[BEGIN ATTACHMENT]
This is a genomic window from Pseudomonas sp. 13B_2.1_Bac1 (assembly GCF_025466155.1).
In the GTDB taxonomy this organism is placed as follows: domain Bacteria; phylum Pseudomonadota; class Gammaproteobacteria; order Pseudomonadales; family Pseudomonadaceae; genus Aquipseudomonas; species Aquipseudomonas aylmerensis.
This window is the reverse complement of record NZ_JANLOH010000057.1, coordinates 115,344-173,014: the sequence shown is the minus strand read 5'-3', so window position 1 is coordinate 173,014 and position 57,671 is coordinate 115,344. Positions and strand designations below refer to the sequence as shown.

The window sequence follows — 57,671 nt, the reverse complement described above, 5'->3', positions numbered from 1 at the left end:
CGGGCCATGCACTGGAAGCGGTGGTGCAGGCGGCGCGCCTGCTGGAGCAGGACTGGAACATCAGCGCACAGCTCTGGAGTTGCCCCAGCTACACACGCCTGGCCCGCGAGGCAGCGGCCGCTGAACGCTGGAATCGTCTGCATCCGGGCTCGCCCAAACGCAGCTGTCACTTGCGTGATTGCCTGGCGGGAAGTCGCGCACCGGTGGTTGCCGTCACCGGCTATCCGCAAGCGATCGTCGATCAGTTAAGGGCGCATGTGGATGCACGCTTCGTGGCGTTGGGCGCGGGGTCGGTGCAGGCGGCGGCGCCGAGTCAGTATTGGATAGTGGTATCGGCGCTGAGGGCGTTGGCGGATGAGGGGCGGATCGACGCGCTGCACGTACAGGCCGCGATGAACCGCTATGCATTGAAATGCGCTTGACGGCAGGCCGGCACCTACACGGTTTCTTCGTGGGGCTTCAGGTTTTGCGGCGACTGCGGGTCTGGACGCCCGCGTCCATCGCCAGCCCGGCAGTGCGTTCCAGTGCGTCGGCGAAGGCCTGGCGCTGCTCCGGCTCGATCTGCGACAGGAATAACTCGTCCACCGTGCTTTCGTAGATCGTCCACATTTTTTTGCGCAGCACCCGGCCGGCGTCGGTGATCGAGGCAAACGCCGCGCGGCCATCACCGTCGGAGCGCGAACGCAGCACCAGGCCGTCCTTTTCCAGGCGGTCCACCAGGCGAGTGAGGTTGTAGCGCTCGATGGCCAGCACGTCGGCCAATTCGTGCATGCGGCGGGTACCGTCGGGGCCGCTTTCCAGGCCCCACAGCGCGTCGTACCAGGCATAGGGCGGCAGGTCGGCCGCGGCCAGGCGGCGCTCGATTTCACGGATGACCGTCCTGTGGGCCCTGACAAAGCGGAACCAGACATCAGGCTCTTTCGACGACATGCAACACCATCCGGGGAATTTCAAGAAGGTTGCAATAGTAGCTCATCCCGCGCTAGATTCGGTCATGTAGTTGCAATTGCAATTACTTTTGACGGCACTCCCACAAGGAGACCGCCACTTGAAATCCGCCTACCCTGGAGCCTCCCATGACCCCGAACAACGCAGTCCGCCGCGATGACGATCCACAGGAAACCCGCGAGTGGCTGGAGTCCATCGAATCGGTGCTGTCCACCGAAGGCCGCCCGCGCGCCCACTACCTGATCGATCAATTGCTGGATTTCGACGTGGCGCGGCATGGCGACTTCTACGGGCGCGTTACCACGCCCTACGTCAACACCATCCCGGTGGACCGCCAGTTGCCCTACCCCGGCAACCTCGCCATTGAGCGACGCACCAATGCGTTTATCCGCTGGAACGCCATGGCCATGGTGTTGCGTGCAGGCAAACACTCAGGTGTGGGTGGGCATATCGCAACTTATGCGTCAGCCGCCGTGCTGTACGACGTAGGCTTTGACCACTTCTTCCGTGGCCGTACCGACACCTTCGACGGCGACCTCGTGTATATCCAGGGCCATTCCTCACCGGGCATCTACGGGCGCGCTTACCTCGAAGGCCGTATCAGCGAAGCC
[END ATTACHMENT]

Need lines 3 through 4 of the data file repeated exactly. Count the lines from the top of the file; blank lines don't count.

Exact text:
This window is the reverse complement of record NZ_JANLOH010000057.1, coordinates 115,344-173,014: the sequence shown is the minus strand read 5'-3', so window position 1 is coordinate 173,014 and position 57,671 is coordinate 115,344. Positions and strand designations below refer to the sequence as shown.

The window sequence follows — 57,671 nt, the reverse complement described above, 5'->3', positions numbered from 1 at the left end: